- Makes a wonderful keepsake that can easily be passed down to future generations.
- Looks professional, tidy and is easier to keep all the information together as opposed to loose binder binding.
- Easy to make copies for relatives and anyone interested. Also, easier to make replacement copies for yourself. (If you are using a self-publishing service like Blurb that is)
- More diverse formatting options.
- More condusive to image heavy pages.
- When you're gone and you want your local library to have your genealogy work, they won't accept loose papers and clunkily bound pages. They will however, accept published family histories.
- Cheaper not to publish.
- Easier to revise, take out information and add information and newer generations.
- Easier to change formatting and binding.
- If done on a word processor more internet and e-mail friendly.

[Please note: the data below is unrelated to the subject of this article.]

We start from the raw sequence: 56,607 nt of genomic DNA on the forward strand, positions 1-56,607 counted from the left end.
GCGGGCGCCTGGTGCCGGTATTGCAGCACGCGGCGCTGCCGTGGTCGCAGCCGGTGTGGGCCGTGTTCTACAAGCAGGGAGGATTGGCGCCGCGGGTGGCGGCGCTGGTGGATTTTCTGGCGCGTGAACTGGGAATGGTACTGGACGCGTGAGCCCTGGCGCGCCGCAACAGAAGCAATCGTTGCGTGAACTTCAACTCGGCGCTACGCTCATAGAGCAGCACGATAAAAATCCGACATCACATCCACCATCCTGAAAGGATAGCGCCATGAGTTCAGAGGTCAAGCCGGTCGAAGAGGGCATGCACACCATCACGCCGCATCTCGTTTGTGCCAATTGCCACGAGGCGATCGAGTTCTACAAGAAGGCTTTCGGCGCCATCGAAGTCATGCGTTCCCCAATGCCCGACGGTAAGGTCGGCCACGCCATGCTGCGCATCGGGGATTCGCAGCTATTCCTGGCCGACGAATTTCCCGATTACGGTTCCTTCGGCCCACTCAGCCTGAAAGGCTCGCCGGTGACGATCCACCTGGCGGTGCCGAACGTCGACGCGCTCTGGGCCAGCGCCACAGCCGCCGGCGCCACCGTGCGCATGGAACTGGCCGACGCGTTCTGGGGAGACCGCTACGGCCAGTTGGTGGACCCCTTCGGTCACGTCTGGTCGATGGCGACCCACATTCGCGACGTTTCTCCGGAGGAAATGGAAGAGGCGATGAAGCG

These are just the ones I could come up with off the top of my head, I'm sure if I sat and thought about it I'd come up with more. The biggest reason for me to not publish is that second con, the one about revision and changing information. I know that I am personally always finding new information or contradictory information. I'd like to easily annotate or change my family history book, not deal with 2nd and 3rd editions and so forth and the hassels that go along with that. I was inspired by this website not long ago to try and create a book blog (not this blog) similar with same plan to eventually publish off of that, but I'm not completely sold that this is the way to go. I have a Footnote account and have been thinking that maybe People Pages would be the way to go if I did want to publish. For anyone that doesn't know, Footnote members (you don't have to be a paid subscriber) can create "People Pages" on whatever you want. For instance, I created a page that is entirely devoted to my branches from Indiana and their involvement in the Civil War. Footnote itself has also created many pages, usually of men whose deaths appeared in the SSDI. Both my grandfathers and at least one of my great grandfathers have been found in these Footnote pages and I can easily add personal information to them. The only thing to be wary of is violating any Copyright policies on Footnote. I'm not sure, but I would imagine that submitting info to Footnote's pages makes it their property, but since (if I do decide to publish) it won't be a mass market printing for profit, I think I'll be okay. In any case, there are many possibile ways to publish and many pros and cons to the process. It is something I'm conflicted about because while I love the family histories I have, the inflexibility when it comes to changing information is a real turn off to me. A general surname study or perhaps a publication on a specific person might be the exception because there is less room for error or omission when the window of study is that narrow. It is something I have been dabating for awhile, but I know that since all my info is digitized, should I bite the bullet and decide to publish, it will be pretty easy to get things in order.